Diet, physical activity and face-to-face behavioral counseling combined can lead to "clinically meaningful health improvement," Ryan said. "These benefits begin with weight loss in the range of 3 percent to 5 percent." The most effective behavior programs include two to three meetings a month for six months or more, according to the report.
Nearly 155 million American adults are overweight or obese, which puts them at risk of heart attack, stroke, diabetes and early death. Weight loss will lower blood pressure, improve blood cholesterol levels and reduce the need for medication to manage heart health, Ryan said.
For Americans, heart disease is the leading cause of death.
The experts said doctors should use a patient's body-mass index (BMI) to assess whether a patient is obese or not. BMI is a measure of body fat based on height and weight; a BMI of 25 or more is overweight.
"BMI is a quick and easy first screening step," Ryan said. Calculating BMI at least once a year will help identify those at a higher risk of heart disease and stroke because of their weight, she added. Waist circumference is also an indicator of risk.
Weight-loss surgery, also called bariatric surgery, may be the right option for those who are severely obese (a BMI of 35 or higher), especially if they have two other cardiovascular risk factors, such as diabetes and high blood pressure.
This emphasis on obesity is critical, said Medina, who was not involved with the report.
The problem? "Most patients don't think they are overweight or obese even with a BMI above 40," he said.
Besides reducing obesity, the new guidelines emphasize the need to maintain safe cholesterol levels, eat a healthful diet and assess other risk factors for heart attack and stroke.
Healthy Diet and Exercise
A healthy diet -- not necessarily a low-calorie diet -- and exercise reduce the risk for cardiovascular disease by lowering blood pressure and cholesterol.
"Dietary patterns that are heart-healthy... include lots of fish, vegetables and whole grains, and limit saturated fats, trans fats and sodium," cholesterol committee co-chairman Dr. Robert Eckel, a professor of medicine at the University of Colorado Anschutz Medical Campus in Aurora, said during the press briefing.
A heart-healthy diet of 2,000 calories per day should include:
Four or five servings of fruit daily,
Four or five servings of vegetables daily,
Six to eight servings of whole grains daily,
Two or three servings of fat-free or low-fat dairy products daily,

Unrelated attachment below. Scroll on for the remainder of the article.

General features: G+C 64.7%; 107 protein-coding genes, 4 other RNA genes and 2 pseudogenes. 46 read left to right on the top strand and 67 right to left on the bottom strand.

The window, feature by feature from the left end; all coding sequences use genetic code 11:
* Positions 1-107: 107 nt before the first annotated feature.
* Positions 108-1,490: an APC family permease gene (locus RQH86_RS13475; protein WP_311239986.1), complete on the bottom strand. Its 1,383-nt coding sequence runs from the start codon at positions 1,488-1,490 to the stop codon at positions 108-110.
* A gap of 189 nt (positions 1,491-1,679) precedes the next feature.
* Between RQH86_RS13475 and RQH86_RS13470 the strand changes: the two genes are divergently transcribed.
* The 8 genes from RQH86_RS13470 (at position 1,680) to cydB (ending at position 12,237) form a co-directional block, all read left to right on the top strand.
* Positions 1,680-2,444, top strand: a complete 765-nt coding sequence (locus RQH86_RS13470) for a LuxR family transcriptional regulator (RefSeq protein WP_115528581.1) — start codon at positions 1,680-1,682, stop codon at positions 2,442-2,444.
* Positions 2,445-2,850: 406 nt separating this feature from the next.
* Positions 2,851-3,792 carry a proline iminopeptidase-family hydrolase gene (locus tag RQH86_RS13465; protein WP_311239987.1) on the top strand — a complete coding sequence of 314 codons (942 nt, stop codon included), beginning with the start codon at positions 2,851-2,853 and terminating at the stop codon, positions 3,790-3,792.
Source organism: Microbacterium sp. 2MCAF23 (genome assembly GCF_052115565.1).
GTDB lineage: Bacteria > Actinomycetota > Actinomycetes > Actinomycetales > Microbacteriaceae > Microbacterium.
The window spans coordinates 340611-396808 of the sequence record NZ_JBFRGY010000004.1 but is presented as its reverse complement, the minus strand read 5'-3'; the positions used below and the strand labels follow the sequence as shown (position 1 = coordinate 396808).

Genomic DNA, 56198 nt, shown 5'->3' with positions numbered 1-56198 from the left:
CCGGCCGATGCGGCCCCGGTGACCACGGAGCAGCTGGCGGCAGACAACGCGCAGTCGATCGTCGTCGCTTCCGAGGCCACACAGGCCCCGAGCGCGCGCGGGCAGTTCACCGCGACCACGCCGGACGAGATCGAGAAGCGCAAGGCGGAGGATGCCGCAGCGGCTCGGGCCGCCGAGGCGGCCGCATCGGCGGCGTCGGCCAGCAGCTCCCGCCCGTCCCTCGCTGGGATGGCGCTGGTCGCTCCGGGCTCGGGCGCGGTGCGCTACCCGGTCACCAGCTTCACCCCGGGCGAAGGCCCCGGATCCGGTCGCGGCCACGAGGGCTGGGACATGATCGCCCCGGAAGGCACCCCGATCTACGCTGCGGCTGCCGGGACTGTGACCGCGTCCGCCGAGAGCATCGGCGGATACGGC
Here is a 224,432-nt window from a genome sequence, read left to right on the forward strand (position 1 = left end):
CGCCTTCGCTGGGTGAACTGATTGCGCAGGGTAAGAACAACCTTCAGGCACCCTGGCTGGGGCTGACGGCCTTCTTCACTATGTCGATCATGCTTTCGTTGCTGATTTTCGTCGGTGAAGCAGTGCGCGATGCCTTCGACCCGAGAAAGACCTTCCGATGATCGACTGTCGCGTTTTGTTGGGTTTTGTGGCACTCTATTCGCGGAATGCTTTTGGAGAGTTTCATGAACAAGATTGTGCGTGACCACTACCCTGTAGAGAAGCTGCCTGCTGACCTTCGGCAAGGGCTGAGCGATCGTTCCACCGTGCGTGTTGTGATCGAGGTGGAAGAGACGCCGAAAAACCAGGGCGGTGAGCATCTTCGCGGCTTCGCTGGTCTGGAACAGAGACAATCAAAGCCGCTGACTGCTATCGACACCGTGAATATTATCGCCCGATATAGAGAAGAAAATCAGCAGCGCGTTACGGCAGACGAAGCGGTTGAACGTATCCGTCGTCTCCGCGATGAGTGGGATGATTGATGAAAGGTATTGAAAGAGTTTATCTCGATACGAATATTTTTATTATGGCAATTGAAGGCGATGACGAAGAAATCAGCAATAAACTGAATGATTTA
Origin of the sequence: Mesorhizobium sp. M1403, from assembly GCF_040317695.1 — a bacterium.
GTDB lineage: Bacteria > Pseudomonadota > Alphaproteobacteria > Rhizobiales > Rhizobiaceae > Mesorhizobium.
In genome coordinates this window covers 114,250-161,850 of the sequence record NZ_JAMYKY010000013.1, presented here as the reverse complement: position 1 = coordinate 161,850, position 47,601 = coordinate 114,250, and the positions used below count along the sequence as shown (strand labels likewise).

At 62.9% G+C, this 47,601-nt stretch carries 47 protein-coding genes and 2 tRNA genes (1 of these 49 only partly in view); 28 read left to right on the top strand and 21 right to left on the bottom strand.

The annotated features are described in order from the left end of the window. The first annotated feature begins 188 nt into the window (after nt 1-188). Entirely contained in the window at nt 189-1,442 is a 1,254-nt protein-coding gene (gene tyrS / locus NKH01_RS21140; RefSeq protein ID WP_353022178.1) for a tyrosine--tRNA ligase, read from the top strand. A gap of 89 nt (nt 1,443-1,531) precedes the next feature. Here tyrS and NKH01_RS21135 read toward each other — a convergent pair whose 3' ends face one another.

Six or fewer ounces of poultry or fish daily,
Four or five servings of nuts, legumes and seeds a week,
Two or three servings of healthy oils a day,
Limited sweets and sugars.
To reduce high blood pressure, limit salt intake to 1,500 milligrams a day, the committee said. U.S. adults currently consume an average of about 3,600 milligrams a day.
One key to heart-healthy eating is avoiding trans fats, which serve no nutritional purpose but are often added to foods to extend shelf life or improve texture. The U.S. Food and Drug Administration announced a plan last week to ban these man-made fats from all processed foods. These are often listed on labels as partially hydrogenated oils.
The guidelines also recommend moderate- to vigorous-intensity aerobic exercise, such as brisk walking, for about 40 minutes three or four times a week.
For more information on preventing heart attack and stroke, visit the American Heart Association.
SOURCES: Nov. 8, 2013, press conference with Donna Ryan, M.D., professor emeritus, Pennington Biomedical Research Center at Louisiana State University, Baton Rouge; Neil Stone, M.D., professor, medicine, Northwestern University Feinberg School of Medicine, Chicago; Neil Stone, M.D., chairman, expert panel, and professor, medicine, Northwestern University Feinberg School of Medicine, Chicago; Donald Lloyd-Jones, M.D., Sc.M., senior associate dean, chairman and professor, preventive medicine, Northwestern University Feinberg School of Medicine; Robert Eckel, M.D., professor, medicine, University of Colorado Anschutz Medical Campus, Aurora;
Hector Medina, M.D., cardiologist, Scott & White Healthcare, Round Rock, Texas